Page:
Apart from their exemplary taste in food and striking sense of fashion, our East Indian fore parents also brought many unique things with them. In this brief piece, we will examine some of those items and their significance.
The Lorha and Sil
The Lorha is a flat piece of stone upon which a variety of cooking ingredients are crushed with a
smaller handheld stone called the Sil. The Lorah and Sil were used to prepare almost any cooking
ingredient that is needed in an Indo-Guyanese dish. From crushing fresh garlic and ginger to grinding
lentils, as well as making all kinds of indian chutneys, the Lorha and Sil are instrumental parts of the East Indian culinary culture.
The Dhantal is a traditional musical instrument brought by the Indian indentured immigrants to
British Guiana. It consists of a steel rod that is struck by a beater (a curved object shaped like a horseshoe) to create music. The fact that the instrument is also found in Guyana, Suriname and Trinidad, where big concentrations of Indian indentured laborers settled, would opine that it was most likely produced in India and easily remade in these other countries with the materials that were available to them.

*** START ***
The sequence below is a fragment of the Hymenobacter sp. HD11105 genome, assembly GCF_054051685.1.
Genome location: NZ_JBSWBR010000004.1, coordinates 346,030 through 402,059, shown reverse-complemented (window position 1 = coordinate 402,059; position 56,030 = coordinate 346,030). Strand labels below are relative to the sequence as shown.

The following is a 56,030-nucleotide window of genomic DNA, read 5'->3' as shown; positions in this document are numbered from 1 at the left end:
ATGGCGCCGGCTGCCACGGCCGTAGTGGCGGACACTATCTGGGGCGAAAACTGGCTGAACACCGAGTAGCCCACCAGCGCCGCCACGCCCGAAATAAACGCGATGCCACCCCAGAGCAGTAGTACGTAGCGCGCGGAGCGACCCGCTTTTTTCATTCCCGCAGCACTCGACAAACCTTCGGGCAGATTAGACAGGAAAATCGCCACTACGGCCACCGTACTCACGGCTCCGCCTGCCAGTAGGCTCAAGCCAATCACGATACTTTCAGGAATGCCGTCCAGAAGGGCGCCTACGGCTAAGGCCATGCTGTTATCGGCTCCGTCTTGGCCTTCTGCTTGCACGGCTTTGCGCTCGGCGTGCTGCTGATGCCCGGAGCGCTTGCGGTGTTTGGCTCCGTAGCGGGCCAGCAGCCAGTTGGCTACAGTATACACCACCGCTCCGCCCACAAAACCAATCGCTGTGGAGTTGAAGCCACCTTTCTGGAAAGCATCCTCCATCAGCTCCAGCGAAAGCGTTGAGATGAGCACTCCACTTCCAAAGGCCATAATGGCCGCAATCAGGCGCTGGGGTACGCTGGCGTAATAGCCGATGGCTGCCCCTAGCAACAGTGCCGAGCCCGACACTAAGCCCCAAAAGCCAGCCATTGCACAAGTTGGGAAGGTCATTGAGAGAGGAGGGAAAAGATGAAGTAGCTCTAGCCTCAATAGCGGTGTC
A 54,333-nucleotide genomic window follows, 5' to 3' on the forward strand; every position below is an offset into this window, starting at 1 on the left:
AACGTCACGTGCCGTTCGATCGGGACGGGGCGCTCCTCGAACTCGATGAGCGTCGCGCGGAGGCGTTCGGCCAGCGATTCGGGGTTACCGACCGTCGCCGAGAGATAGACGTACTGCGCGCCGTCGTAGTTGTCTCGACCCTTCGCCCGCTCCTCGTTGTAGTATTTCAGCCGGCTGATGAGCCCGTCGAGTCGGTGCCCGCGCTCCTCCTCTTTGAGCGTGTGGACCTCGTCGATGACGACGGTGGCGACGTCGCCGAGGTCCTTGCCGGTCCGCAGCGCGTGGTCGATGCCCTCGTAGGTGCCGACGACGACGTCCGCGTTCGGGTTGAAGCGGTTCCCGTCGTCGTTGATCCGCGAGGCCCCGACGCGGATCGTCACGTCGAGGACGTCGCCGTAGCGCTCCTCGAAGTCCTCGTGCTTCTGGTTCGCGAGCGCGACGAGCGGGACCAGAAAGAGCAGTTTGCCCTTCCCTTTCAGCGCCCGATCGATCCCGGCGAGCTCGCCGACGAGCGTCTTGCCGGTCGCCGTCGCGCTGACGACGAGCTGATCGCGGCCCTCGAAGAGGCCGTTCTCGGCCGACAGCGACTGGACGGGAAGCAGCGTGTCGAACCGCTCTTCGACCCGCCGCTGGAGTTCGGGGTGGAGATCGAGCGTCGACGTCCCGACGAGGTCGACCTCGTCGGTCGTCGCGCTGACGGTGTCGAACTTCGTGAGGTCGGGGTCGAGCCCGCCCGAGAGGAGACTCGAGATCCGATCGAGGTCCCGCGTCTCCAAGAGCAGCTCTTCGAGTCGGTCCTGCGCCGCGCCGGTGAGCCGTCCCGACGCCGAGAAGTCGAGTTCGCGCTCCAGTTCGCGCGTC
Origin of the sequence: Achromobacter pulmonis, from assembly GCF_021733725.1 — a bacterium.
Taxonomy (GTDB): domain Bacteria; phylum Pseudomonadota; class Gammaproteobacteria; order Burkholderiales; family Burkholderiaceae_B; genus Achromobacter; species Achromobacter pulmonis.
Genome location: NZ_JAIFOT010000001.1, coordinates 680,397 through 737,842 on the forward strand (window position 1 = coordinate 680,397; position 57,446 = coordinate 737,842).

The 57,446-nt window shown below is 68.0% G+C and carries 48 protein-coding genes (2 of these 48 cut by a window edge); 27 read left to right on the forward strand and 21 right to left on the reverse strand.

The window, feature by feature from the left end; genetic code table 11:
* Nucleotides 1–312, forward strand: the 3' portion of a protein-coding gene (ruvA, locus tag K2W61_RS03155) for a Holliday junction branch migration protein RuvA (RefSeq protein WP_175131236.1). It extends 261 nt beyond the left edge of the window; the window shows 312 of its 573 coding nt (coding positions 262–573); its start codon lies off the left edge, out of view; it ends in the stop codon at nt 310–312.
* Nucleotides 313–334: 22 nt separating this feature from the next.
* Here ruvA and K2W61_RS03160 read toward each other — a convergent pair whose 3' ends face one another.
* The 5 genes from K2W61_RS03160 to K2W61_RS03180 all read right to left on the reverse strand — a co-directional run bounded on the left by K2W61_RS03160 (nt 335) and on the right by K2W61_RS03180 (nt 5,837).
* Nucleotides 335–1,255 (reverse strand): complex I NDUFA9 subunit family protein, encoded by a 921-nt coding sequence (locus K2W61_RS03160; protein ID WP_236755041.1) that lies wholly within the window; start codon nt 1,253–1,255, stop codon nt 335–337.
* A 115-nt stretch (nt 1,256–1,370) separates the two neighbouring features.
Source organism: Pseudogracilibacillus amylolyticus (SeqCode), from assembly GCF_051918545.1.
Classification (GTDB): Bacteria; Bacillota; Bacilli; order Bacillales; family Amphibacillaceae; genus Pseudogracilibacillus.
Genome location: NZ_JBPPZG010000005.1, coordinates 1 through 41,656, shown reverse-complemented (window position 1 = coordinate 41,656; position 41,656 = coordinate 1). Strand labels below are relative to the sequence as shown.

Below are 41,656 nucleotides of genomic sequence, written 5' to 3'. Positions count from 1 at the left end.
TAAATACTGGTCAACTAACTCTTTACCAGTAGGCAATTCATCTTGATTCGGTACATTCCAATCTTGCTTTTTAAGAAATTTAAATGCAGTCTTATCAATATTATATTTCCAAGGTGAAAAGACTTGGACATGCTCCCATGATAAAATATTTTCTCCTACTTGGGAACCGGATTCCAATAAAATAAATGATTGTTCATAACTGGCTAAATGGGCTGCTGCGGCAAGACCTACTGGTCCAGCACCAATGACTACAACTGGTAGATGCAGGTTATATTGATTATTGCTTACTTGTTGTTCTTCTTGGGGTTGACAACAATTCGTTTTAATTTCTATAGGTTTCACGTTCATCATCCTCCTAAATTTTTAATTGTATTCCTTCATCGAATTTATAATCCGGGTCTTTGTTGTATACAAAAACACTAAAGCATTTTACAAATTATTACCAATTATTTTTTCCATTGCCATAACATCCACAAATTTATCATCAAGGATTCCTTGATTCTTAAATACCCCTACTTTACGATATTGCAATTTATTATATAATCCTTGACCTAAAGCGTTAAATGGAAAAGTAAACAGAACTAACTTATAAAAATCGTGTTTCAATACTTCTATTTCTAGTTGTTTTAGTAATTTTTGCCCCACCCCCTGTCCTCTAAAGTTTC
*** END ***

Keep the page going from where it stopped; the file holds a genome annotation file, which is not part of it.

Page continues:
A mandolin is a stringed musical instrument in the lute family and is usually plucked with a plectrum or “pick”. Mandolins resemble a guitar. They commonly have four courses of doubled metal
strings tuned in unison, although five and six course versions also exist.
The sitar is a plucked stringed instrument, also resembling a guitar, used in Hindustani classical
music. The instrument flourished under the Mughals and it is named after a Persian instrument called the sitar.
The dholak is mainly a folk instrument, lacking the exact tuning and playing techniques of the tabla or
the pakhawaj. The drum is pitched, depending on size, with an interval of perhaps a perfect fourth or fifth.